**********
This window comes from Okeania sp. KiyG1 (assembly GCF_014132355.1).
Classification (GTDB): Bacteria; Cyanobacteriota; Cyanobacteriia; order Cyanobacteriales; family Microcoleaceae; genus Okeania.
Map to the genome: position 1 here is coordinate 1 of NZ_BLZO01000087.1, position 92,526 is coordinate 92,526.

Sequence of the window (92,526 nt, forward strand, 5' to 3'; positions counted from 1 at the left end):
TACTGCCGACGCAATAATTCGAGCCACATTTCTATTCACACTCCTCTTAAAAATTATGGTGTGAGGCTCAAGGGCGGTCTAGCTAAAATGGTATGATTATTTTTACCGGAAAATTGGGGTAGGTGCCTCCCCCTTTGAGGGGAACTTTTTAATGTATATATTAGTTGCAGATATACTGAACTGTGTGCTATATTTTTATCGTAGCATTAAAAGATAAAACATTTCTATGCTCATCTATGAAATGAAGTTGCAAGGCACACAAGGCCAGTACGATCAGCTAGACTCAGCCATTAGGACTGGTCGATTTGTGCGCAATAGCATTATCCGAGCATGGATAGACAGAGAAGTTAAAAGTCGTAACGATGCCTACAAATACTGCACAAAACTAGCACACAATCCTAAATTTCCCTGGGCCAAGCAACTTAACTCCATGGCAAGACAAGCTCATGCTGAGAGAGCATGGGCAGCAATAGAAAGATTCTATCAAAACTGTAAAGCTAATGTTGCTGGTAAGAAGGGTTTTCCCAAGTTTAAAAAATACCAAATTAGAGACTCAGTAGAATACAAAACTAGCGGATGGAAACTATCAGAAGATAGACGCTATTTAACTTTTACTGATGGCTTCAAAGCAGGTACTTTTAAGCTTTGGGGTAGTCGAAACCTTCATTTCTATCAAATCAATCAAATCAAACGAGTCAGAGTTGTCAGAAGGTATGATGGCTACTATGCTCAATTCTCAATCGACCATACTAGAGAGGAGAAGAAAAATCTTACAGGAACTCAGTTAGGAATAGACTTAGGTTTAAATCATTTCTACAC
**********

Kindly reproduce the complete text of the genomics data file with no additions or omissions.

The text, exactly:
This window comes from Okeania sp. KiyG1 (assembly GCF_014132355.1).
Classification (GTDB): Bacteria; Cyanobacteriota; Cyanobacteriia; order Cyanobacteriales; family Microcoleaceae; genus Okeania.
Map to the genome: position 1 here is coordinate 1 of NZ_BLZO01000087.1, position 92,526 is coordinate 92,526.

Sequence of the window (92,526 nt, forward strand, 5' to 3'; positions counted from 1 at the left end):
TACTGCCGACGCAATAATTCGAGCCACATTTCTATTCACACTCCTCTTAAAAATTATGGTGTGAGGCTCAAGGGCGGTCTAGCTAAAATGGTATGATTATTTTTACCGGAAAATTGGGGTAGGTGCCTCCCCCTTTGAGGGGAACTTTTTAATGTATATATTAGTTGCAGATATACTGAACTGTGTGCTATATTTTTATCGTAGCATTAAAAGATAAAACATTTCTATGCTCATCTATGAAATGAAGTTGCAAGGCACACAAGGCCAGTACGATCAGCTAGACTCAGCCATTAGGACTGGTCGATTTGTGCGCAATAGCATTATCCGAGCATGGATAGACAGAGAAGTTAAAAGTCGTAACGATGCCTACAAATACTGCACAAAACTAGCACACAATCCTAAATTTCCCTGGGCCAAGCAACTTAACTCCATGGCAAGACAAGCTCATGCTGAGAGAGCATGGGCAGCAATAGAAAGATTCTATCAAAACTGTAAAGCTAATGTTGCTGGTAAGAAGGGTTTTCCCAAGTTTAAAAAATACCAAATTAGAGACTCAGTAGAATACAAAACTAGCGGATGGAAACTATCAGAAGATAGACGCTATTTAACTTTTACTGATGGCTTCAAAGCAGGTACTTTTAAGCTTTGGGGTAGTCGAAACCTTCATTTCTATCAAATCAATCAAATCAAACGAGTCAGAGTTGTCAGAAGGTATGATGGCTACTATGCTCAATTCTCAATCGACCATACTAGAGAGGAGAAGAAAAATCTTACAGGAACTCAGTTAGGAATAGACTTAGGTTTAAATCATTTCTACAC